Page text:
This is not, it is fair to say, what Brexiter ministers like Rees-Mogg want to hear, believing that this is industry cleaving to the status quo, failing to embrace the future opportunities that come from smarter, lighter-touch regulation — even if these have yet to be defined.
The gap between ideology and pragmatism was clearly visible in a second story this week, where a comprehensive list of environmental and marine industry groups rubbished George Eustice’s proposals to “streamline” UK conservation law, which is still based on the EU habitats directive and other bits of retained EU law.

Figures representing more than 70 conservation and trade groups were absolutely clear the Eustice reforms would be counterproductive and costly. As Richard Benwell of Countryside Link put it, they would “shake the foundations of environmental law” in England, “with no evidence that it would improve the state of our struggling wildlife sites”.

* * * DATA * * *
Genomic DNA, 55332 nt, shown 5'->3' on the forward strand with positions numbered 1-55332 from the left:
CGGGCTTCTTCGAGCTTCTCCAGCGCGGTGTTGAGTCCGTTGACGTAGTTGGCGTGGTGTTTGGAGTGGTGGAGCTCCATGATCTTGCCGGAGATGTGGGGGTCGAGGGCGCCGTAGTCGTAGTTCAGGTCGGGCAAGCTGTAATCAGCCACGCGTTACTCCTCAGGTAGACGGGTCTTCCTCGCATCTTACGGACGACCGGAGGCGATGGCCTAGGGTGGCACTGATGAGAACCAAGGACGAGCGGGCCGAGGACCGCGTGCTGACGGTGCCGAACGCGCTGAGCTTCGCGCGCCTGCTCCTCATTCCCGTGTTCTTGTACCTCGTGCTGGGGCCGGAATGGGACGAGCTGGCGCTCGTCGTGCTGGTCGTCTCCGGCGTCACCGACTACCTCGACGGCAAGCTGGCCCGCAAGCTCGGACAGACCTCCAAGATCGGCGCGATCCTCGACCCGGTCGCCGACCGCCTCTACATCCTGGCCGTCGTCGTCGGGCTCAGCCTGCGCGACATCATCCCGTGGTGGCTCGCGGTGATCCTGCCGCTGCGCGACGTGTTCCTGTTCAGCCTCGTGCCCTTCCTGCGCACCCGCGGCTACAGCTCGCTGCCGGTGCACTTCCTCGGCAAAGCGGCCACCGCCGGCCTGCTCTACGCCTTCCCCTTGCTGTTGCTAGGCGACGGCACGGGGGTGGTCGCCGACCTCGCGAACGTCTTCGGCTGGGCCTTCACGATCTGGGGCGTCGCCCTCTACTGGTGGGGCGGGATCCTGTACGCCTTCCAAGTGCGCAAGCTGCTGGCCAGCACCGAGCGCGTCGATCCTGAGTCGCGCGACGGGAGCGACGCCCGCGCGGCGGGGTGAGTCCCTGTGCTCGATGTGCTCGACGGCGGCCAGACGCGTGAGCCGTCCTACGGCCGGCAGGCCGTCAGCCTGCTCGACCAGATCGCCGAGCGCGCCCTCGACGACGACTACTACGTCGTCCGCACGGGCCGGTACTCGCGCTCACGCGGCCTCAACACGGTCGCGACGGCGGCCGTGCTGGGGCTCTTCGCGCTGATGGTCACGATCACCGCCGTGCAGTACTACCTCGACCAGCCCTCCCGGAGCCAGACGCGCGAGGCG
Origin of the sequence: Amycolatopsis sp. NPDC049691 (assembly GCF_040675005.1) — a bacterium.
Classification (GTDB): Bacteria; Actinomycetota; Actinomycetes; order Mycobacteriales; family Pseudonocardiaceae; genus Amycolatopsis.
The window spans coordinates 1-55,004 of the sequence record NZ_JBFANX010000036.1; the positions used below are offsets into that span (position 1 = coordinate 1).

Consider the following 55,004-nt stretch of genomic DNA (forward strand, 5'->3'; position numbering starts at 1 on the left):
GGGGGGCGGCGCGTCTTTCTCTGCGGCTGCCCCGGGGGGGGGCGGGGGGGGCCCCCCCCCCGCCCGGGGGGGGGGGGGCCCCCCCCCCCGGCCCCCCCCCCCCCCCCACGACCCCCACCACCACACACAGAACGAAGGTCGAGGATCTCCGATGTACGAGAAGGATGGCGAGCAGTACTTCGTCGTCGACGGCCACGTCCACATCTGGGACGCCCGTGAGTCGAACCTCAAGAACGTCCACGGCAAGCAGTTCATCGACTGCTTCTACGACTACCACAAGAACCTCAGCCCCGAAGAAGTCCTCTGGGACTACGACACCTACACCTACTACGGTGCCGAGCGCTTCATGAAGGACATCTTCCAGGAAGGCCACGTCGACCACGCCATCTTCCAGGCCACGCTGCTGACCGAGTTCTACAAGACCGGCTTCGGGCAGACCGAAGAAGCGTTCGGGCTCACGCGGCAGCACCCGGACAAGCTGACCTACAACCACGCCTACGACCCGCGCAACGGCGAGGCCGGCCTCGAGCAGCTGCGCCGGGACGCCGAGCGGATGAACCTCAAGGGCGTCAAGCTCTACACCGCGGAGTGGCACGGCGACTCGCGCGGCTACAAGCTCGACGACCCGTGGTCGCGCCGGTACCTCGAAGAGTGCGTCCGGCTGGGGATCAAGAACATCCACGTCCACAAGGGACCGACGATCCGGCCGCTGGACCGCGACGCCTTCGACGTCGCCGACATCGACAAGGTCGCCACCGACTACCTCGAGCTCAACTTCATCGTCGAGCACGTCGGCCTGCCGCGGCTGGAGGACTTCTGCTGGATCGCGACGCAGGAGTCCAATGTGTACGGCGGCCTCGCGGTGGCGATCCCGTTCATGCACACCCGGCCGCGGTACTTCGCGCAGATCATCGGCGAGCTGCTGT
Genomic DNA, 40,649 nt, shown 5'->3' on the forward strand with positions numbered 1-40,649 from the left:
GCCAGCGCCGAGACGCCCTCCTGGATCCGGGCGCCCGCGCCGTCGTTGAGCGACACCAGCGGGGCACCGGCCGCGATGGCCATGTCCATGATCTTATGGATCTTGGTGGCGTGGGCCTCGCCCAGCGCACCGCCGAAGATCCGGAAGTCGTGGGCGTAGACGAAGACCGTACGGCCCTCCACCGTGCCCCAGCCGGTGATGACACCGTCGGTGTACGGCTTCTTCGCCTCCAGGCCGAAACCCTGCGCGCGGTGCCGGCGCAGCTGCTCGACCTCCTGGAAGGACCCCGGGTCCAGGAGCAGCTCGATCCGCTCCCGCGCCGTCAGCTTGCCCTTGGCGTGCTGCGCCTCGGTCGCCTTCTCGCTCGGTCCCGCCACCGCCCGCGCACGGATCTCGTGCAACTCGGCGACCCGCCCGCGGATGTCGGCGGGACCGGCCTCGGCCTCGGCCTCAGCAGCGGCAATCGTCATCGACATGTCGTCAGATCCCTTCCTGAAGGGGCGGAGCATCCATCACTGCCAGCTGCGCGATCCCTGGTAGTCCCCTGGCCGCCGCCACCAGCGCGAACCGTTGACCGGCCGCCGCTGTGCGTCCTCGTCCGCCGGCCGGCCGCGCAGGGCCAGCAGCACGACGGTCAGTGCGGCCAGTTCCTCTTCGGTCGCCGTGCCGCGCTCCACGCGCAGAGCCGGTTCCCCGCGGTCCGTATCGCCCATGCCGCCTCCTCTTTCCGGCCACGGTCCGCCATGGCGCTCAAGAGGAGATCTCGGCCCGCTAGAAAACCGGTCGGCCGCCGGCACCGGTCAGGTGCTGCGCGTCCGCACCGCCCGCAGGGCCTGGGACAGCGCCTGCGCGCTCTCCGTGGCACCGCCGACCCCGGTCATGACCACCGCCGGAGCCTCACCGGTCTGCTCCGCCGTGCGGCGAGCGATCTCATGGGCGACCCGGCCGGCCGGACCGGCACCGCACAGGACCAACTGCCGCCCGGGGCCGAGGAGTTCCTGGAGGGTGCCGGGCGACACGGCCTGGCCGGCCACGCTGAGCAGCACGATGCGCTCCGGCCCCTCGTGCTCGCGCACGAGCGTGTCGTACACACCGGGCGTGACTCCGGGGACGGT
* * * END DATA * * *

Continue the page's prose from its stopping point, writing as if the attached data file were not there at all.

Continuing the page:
There is no sign that Eustice — who was promising during the 2016 referendum campaign that to sweep away what he called “spirit-crushing” EU laws — is going to step back, despite the strength and breadth of expert opposition.
As the NAO observed, a clear picture of government intention is still to emerge, but there are some early signs that a deregulatory agenda is being pushed through.
This week, to little fanfare, the government published its environmental principles, which green groups said would “weaken vital protections for environment and public health” as they shift the UK to a more US-style “risk-based” approach.
In moving away from the “precautionary principle” used in EU lawmaking, the effect, says Ruth Chambers from the Greener UK coalition, will be to “water down common sense rules that protect nature”. 
The government must balance economic and environmental concerns. It claims that its environmental ambitions and targets, such as halting species decline by 2030, are some of the toughest in the world.